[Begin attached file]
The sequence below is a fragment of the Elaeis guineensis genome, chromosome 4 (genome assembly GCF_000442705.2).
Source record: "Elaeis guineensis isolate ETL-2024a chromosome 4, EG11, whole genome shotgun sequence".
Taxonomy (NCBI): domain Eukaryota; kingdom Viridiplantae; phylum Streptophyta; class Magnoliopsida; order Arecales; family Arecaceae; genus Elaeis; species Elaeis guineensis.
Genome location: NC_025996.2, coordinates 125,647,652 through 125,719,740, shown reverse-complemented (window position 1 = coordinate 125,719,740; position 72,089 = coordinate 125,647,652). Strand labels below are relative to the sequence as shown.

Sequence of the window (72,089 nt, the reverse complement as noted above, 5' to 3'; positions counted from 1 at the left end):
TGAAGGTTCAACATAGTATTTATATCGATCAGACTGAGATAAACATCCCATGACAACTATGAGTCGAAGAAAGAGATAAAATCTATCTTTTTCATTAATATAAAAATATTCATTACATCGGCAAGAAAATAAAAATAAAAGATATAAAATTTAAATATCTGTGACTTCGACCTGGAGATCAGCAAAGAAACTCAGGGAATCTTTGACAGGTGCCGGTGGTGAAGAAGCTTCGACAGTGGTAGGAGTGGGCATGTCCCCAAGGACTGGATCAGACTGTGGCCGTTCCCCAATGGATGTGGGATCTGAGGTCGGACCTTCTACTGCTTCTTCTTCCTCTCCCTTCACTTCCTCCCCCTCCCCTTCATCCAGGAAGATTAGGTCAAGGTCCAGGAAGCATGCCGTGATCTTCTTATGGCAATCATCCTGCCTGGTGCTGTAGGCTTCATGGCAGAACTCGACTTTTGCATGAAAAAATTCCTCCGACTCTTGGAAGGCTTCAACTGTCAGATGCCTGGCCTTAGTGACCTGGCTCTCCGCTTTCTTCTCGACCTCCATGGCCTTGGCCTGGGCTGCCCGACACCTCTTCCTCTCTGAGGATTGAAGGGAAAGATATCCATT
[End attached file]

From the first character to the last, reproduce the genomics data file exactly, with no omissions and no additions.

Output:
The sequence below is a fragment of the Elaeis guineensis genome, chromosome 4 (genome assembly GCF_000442705.2).
Source record: "Elaeis guineensis isolate ETL-2024a chromosome 4, EG11, whole genome shotgun sequence".
Taxonomy (NCBI): domain Eukaryota; kingdom Viridiplantae; phylum Streptophyta; class Magnoliopsida; order Arecales; family Arecaceae; genus Elaeis; species Elaeis guineensis.
Genome location: NC_025996.2, coordinates 125,647,652 through 125,719,740, shown reverse-complemented (window position 1 = coordinate 125,719,740; position 72,089 = coordinate 125,647,652). Strand labels below are relative to the sequence as shown.

Sequence of the window (72,089 nt, the reverse complement as noted above, 5' to 3'; positions counted from 1 at the left end):
TGAAGGTTCAACATAGTATTTATATCGATCAGACTGAGATAAACATCCCATGACAACTATGAGTCGAAGAAAGAGATAAAATCTATCTTTTTCATTAATATAAAAATATTCATTACATCGGCAAGAAAATAAAAATAAAAGATATAAAATTTAAATATCTGTGACTTCGACCTGGAGATCAGCAAAGAAACTCAGGGAATCTTTGACAGGTGCCGGTGGTGAAGAAGCTTCGACAGTGGTAGGAGTGGGCATGTCCCCAAGGACTGGATCAGACTGTGGCCGTTCCCCAATGGATGTGGGATCTGAGGTCGGACCTTCTACTGCTTCTTCTTCCTCTCCCTTCACTTCCTCCCCCTCCCCTTCATCCAGGAAGATTAGGTCAAGGTCCAGGAAGCATGCCGTGATCTTCTTATGGCAATCATCCTGCCTGGTGCTGTAGGCTTCATGGCAGAACTCGACTTTTGCATGAAAAAATTCCTCCGACTCTTGGAAGGCTTCAACTGTCAGATGCCTGGCCTTAGTGACCTGGCTCTCCGCTTTCTTCTCGACCTCCATGGCCTTGGCCTGGGCTGCCCGACACCTCTTCCTCTCTGAGGATTGAAGGGAAAGATATCCATT